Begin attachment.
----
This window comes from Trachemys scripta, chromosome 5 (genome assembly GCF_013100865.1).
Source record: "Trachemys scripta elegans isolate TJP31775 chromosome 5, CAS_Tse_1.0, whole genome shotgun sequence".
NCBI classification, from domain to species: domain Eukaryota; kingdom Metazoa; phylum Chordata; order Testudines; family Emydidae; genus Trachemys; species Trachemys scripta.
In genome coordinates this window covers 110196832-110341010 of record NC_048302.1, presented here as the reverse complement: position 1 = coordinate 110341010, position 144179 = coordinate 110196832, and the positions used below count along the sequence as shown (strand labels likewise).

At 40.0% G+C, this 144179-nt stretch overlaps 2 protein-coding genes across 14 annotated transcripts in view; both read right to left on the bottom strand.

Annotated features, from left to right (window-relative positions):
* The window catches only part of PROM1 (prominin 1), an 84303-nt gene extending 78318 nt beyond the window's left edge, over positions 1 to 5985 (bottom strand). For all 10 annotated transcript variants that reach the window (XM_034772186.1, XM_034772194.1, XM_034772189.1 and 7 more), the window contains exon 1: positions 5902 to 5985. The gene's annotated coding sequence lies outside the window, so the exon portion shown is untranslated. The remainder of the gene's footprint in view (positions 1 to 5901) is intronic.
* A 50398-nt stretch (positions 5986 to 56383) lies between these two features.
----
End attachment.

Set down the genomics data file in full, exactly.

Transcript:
This window comes from Trachemys scripta, chromosome 5 (genome assembly GCF_013100865.1).
Source record: "Trachemys scripta elegans isolate TJP31775 chromosome 5, CAS_Tse_1.0, whole genome shotgun sequence".
NCBI classification, from domain to species: domain Eukaryota; kingdom Metazoa; phylum Chordata; order Testudines; family Emydidae; genus Trachemys; species Trachemys scripta.
In genome coordinates this window covers 110196832-110341010 of record NC_048302.1, presented here as the reverse complement: position 1 = coordinate 110341010, position 144179 = coordinate 110196832, and the positions used below count along the sequence as shown (strand labels likewise).

At 40.0% G+C, this 144179-nt stretch overlaps 2 protein-coding genes across 14 annotated transcripts in view; both read right to left on the bottom strand.

Annotated features, from left to right (window-relative positions):
* The window catches only part of PROM1 (prominin 1), an 84303-nt gene extending 78318 nt beyond the window's left edge, over positions 1 to 5985 (bottom strand). For all 10 annotated transcript variants that reach the window (XM_034772186.1, XM_034772194.1, XM_034772189.1 and 7 more), the window contains exon 1: positions 5902 to 5985. The gene's annotated coding sequence lies outside the window, so the exon portion shown is untranslated. The remainder of the gene's footprint in view (positions 1 to 5901) is intronic.
* A 50398-nt stretch (positions 5986 to 56383) lies between these two features.